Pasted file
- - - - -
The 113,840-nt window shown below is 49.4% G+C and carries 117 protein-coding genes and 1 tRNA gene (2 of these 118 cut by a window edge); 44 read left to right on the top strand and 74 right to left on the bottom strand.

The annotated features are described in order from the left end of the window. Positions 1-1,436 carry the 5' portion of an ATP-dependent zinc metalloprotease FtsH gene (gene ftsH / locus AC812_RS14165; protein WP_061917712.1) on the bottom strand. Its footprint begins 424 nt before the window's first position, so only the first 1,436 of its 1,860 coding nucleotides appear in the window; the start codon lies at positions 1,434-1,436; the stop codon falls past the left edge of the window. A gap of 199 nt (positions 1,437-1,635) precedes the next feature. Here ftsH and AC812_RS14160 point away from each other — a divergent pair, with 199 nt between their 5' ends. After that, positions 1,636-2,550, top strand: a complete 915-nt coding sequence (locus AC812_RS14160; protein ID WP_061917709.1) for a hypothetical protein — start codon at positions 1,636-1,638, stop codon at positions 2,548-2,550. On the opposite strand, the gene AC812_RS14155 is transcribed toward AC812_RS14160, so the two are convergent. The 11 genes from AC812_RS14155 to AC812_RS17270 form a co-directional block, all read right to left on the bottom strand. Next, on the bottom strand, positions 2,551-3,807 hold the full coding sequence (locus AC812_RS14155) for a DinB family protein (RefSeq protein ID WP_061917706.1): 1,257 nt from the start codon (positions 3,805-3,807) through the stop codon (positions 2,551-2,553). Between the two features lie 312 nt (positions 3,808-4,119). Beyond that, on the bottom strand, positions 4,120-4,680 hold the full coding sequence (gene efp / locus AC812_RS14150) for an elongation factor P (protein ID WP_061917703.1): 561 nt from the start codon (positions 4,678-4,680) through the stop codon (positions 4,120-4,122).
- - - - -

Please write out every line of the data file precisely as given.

The 113,840-nt window shown below is 49.4% G+C and carries 117 protein-coding genes and 1 tRNA gene (2 of these 118 cut by a window edge); 44 read left to right on the top strand and 74 right to left on the bottom strand.

The annotated features are described in order from the left end of the window. Positions 1-1,436 carry the 5' portion of an ATP-dependent zinc metalloprotease FtsH gene (gene ftsH / locus AC812_RS14165; protein WP_061917712.1) on the bottom strand. Its footprint begins 424 nt before the window's first position, so only the first 1,436 of its 1,860 coding nucleotides appear in the window; the start codon lies at positions 1,434-1,436; the stop codon falls past the left edge of the window. A gap of 199 nt (positions 1,437-1,635) precedes the next feature. Here ftsH and AC812_RS14160 point away from each other — a divergent pair, with 199 nt between their 5' ends. After that, positions 1,636-2,550, top strand: a complete 915-nt coding sequence (locus AC812_RS14160; protein ID WP_061917709.1) for a hypothetical protein — start codon at positions 1,636-1,638, stop codon at positions 2,548-2,550. On the opposite strand, the gene AC812_RS14155 is transcribed toward AC812_RS14160, so the two are convergent. The 11 genes from AC812_RS14155 to AC812_RS17270 form a co-directional block, all read right to left on the bottom strand. Next, on the bottom strand, positions 2,551-3,807 hold the full coding sequence (locus AC812_RS14155) for a DinB family protein (RefSeq protein ID WP_061917706.1): 1,257 nt from the start codon (positions 3,805-3,807) through the stop codon (positions 2,551-2,553). Between the two features lie 312 nt (positions 3,808-4,119). Beyond that, on the bottom strand, positions 4,120-4,680 hold the full coding sequence (gene efp / locus AC812_RS14150) for an elongation factor P (protein ID WP_061917703.1): 561 nt from the start codon (positions 4,678-4,680) through the stop codon (positions 4,120-4,122).